Q&A with “Rehoming” Actress Julie Sheppard
By Meredith Williams
Julie Sheppard is know for playing “powerhouse” roles, and her role in the Canadian short narrative “Rehoming” is no different.
“Rehoming,” which premieres during the afternoon screenings of the North Dakota Human Rights Film Festival on Friday, November 16 in Fargo, tells the story of a grief-stricken couple who adopt a child from a foreign country.
Julie, a Toronto-based actress who’s worked in film, TV, commercials, theater and voice productions, will be in attendance to watch NDHRFF18 selection premiere at the Fargo Theatre.
Q: Before you started work on this film, were you aware of this problem (that there are no clear laws for transferring custody of an internationally adopted child?)
A: For many years, I have been particularly interested in the topic of adoption, as my husband was fortunate to be raised by wonderful adoptive parents and has since had a mostly positive experience meeting his biological parents. I also have some family friends who had a tragic experience with international adoption. Thus, when I saw the audition notice for this role, I was quite intrigued. Before working on the film, I was actually unaware of the staggering fact that there are no clear laws for transferring custody of an internationally adopted child.
Was this role different for you?
This was an emotionally challenging role. Although not the identical situation, in order to portray the role, I remembered the heartbreak that my family friends experienced when trying to adopt internationally. I am actually blessed to have two children of my own. It was a difficult role to play in that I find it very painful to know that any parent would be desperate enough to “rehome” a child.
What was it like to work with Ashley (von Both, who plays the daughter)?
Ashley, who plays my adopted daughter, is a sweet, gentle child. She possesses a quiet, yet intense presence, which I believe suits the role perfectly. Her soulful eyes tell the story of a child’s hurt and confusion, finding herself in a foreign country with a less-than-emotionally stable adoptive mother.
What do you hope viewers will take away from the film?
My greatest wish is, after “Rehoming” is screened, that a spark will be lit in the hearts and minds of viewers and encourage them to advocate for legislation to protect these – in my mind – abandoned children.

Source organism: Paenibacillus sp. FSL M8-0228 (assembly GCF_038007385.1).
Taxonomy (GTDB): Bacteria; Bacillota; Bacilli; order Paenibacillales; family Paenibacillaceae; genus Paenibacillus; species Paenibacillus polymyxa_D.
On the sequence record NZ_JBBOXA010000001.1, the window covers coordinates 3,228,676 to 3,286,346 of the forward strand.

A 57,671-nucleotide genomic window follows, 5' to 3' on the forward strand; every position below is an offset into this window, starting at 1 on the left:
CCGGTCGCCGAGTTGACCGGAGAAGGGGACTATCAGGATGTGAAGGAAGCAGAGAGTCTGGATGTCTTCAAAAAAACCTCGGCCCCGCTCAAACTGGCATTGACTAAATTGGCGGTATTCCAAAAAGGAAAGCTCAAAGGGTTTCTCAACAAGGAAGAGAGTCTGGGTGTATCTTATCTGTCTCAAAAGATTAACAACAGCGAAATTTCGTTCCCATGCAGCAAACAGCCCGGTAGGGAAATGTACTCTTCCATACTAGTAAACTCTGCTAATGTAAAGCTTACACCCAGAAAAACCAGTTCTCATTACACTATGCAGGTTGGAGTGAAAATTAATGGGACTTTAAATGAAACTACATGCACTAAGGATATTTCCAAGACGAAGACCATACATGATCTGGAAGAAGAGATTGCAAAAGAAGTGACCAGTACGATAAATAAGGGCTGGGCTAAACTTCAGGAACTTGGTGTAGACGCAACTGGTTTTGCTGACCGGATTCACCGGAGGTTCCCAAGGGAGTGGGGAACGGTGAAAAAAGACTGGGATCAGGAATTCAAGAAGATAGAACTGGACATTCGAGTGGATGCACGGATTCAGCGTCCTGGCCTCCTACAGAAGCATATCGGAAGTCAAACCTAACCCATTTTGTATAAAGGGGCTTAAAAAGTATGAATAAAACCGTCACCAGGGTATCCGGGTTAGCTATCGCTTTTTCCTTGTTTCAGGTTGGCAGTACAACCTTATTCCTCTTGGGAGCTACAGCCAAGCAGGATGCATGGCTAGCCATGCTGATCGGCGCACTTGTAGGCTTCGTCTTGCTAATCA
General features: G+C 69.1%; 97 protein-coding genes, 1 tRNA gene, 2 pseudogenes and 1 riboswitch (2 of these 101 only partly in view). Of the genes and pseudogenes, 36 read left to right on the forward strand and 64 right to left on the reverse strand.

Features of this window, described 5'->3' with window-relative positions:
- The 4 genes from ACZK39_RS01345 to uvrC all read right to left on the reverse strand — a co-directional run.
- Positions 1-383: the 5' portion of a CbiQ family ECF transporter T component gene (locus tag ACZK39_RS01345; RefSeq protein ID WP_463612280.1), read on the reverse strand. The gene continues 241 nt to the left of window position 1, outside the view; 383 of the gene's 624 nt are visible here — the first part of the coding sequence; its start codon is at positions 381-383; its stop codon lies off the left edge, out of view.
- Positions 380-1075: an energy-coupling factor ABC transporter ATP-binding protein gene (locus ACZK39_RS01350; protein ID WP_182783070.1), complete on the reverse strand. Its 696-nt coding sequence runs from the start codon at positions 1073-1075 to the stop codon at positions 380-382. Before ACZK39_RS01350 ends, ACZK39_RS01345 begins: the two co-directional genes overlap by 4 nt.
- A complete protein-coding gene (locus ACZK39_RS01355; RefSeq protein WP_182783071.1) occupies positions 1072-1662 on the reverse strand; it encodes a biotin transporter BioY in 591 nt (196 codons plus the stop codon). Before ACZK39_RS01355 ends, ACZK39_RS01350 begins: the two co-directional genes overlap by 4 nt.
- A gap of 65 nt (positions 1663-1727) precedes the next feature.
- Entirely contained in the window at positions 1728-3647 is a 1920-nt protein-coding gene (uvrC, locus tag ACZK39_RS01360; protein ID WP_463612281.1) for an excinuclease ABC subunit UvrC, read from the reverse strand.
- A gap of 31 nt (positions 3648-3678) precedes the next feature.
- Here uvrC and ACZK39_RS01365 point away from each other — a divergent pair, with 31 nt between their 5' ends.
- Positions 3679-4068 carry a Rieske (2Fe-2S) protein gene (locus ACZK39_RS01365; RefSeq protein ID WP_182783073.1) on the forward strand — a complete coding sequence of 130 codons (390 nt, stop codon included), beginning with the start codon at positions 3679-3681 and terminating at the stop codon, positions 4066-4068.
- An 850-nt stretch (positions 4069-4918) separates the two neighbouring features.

“Rehoming” screens during the afternoon session Friday, November 16, at the Fargo Theatre. Tickets cost $12 in advance, $15 at the door, and $2 for seniors and students. A Festival Pass to all screenings in Bismarck, Fargo and Grand Forks is available for $40. To get your tickets, visit Fargo.
The mission of the North Dakota Human Rights Film and Arts Festival is to educate, engage, and facilitate discussion around local and world-wide human rights topics through the work of filmmakers and artist. 2018 is the second year for both the film and art festivals.
The 2018 North Dakota Human Rights Film and Arts Festival is made possible through the generosity of the Consensus Council, the City of Fargo’s Human Relations Commission, the City of Fargo’s Native American Commission, the Awesome Foundation: Cass Clay, and The High Plains Reader, and through partnerships with Lutheran Social Services of North Dakota, the NDSU Memorial Gallery, the North Dakota Human Rights Coalition. The Fargo screening of the film “Home.” was funded in part by Humanities North Dakota, a nonprofit, independent state partner of the National Endowment for the Humanities. Any views, findings, conclusions or recommendations expressed in the screening of “Home.” do not necessarily reflect those of Humanities North Dakota or the National Endowment for the Humanities.
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